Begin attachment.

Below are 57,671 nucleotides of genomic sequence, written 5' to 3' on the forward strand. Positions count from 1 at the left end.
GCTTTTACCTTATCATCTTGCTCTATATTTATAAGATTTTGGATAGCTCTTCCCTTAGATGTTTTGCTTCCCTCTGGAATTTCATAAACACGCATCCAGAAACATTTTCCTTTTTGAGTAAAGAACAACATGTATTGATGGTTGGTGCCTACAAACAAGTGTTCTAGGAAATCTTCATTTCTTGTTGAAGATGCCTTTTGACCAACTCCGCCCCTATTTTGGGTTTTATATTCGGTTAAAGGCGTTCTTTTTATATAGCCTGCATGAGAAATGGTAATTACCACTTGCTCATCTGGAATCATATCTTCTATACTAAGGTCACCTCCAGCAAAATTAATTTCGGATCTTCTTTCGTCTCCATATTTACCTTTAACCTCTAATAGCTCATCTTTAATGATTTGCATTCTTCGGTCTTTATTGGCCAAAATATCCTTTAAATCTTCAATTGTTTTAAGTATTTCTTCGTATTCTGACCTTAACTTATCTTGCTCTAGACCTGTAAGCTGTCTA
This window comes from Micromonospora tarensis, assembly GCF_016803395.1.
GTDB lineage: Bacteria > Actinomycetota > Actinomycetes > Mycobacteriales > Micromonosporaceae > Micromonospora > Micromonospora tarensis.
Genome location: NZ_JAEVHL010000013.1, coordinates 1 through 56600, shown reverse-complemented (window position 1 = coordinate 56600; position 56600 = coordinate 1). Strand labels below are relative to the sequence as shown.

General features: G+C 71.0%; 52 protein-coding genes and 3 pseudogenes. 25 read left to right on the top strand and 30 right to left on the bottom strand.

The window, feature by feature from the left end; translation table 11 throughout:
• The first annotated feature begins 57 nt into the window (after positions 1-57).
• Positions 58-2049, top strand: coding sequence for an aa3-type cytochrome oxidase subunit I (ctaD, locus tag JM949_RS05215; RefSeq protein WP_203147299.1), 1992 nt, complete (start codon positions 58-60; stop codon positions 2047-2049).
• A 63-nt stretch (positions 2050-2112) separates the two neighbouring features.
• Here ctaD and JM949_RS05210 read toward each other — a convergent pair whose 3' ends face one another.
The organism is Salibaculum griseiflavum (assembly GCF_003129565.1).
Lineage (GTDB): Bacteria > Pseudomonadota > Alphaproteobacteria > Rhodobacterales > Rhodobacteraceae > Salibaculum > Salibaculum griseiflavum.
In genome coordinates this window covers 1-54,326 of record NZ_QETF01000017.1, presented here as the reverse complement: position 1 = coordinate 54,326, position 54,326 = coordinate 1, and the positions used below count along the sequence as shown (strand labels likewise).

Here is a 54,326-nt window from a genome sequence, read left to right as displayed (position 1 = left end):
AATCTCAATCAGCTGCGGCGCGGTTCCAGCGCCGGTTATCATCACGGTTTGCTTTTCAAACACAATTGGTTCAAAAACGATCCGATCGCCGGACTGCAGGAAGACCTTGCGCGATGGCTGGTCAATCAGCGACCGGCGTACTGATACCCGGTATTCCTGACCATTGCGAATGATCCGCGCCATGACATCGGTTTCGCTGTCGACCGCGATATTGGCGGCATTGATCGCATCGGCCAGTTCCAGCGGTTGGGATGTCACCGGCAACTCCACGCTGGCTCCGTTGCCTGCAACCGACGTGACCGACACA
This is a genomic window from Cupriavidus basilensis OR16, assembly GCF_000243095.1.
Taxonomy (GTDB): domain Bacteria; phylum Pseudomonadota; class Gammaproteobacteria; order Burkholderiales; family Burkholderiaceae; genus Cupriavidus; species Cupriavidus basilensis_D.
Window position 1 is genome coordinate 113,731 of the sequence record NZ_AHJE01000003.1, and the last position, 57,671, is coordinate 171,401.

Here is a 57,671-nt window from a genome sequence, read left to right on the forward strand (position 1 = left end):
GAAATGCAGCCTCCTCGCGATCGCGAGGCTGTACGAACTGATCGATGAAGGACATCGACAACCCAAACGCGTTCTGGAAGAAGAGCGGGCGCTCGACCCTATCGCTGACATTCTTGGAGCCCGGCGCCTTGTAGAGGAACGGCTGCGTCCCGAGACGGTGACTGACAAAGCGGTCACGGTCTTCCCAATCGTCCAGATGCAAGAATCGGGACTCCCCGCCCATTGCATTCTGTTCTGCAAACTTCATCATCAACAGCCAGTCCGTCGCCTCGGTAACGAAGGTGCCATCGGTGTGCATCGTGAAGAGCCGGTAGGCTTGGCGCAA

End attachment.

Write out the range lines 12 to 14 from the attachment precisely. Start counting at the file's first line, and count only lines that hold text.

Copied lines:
The organism is Salibaculum griseiflavum (assembly GCF_003129565.1).
Lineage (GTDB): Bacteria > Pseudomonadota > Alphaproteobacteria > Rhodobacterales > Rhodobacteraceae > Salibaculum > Salibaculum griseiflavum.
In genome coordinates this window covers 1-54,326 of record NZ_QETF01000017.1, presented here as the reverse complement: position 1 = coordinate 54,326, position 54,326 = coordinate 1, and the positions used below count along the sequence as shown (strand labels likewise).